I've been traveling to conferences over the past two weeks (and the next), and should be back on a regular blogging schedule at the beginning of July. Still, since the political tribalism we are now witnessing will be a key theme in my next book, it's important for me to comment on the British decision to leave the European Union (Brexit).
Let's start with this: The Brexit decision makes it clear the paranoid and xenophobic mentality that has gripped America's political right, and brought us Donald Trump, is not confined to the USA.
Britain just proved that concerns over stagnating wages, economic uncertainty, widening wealth gaps, and the simmering disgust over the inability (and unwillingness) of western governments to punish or tame the financial wildcats that brought us the 2008 market meltdown are real and - most importantly - can be exploited by the tinfoil hat crowd for political gain.
What we are witnessing is the revival of a political tribalism driven by paranoia and ignorance.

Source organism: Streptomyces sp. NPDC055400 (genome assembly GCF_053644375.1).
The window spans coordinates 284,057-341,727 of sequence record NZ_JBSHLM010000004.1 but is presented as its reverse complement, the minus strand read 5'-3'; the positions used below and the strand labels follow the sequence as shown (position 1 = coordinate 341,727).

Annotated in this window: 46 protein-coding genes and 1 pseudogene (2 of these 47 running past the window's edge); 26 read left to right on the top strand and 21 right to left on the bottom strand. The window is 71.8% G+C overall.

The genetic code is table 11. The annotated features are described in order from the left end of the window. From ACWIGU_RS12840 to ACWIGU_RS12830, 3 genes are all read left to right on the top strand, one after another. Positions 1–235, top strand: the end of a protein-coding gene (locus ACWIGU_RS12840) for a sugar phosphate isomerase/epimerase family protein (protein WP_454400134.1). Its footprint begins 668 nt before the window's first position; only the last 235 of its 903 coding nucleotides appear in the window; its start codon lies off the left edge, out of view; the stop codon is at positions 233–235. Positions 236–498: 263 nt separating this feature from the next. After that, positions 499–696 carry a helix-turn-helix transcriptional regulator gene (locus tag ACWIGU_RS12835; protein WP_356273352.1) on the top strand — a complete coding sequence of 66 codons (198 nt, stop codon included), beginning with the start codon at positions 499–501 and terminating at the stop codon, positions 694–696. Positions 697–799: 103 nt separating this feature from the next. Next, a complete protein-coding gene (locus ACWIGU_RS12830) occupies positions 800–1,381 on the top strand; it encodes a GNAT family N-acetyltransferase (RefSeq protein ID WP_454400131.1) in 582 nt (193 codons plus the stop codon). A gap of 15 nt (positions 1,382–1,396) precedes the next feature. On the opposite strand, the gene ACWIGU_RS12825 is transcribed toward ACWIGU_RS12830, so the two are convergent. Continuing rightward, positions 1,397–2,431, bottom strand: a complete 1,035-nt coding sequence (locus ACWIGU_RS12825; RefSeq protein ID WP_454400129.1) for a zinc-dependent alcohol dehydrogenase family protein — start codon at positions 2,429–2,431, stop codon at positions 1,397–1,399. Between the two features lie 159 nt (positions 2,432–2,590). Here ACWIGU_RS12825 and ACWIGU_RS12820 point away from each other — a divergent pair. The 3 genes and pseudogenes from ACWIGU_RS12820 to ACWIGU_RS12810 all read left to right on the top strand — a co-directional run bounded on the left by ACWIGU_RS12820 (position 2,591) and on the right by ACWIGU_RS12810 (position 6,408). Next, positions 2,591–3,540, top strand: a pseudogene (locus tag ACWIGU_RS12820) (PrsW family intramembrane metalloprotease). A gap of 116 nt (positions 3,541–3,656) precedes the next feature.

What's disappointing here is that some of the points made by the supporters of Brexit are legitimate. The argument that countries like Britain are giving up their democracy and sovereignty to big banks and big business is real, and should be taken seriously. In fact, one of Britain's biggest and most articulate supporters of Brexit, Nigel Farage, has a long history of going after European leaders for being lackeys of Goldman Sachs.
And he has a point.
As I've pointed out before, while Greece (for example) is in trouble there is also little doubt Greece has become something of a debtors colony because of fraud and deception. This has been made possible by collusion between what Nigel Farage calls "big business" and "big bureaucrats" from the EU.
The fact that the world's largest financial institutions not only caused the market crash of 2008 - and the subsequent recession we're still paying for - and then reaped tremendous profits in the process is both a slap in the face to democratic principles and morally appalling to most observers. These sentiments are what's being manipulated by the hate mongers and the political serpents on the right.
There's more, but I have a presentation to give in a few hours. I'll be following up on this story, hopefully this week.
But know this: As I've pointed out before, history is whispering in our ear, and Brexit can either be a canary in the mine - and a warning we all heed - or another tin foil hat for the soldiers of ignorance and xenophobia around the world ...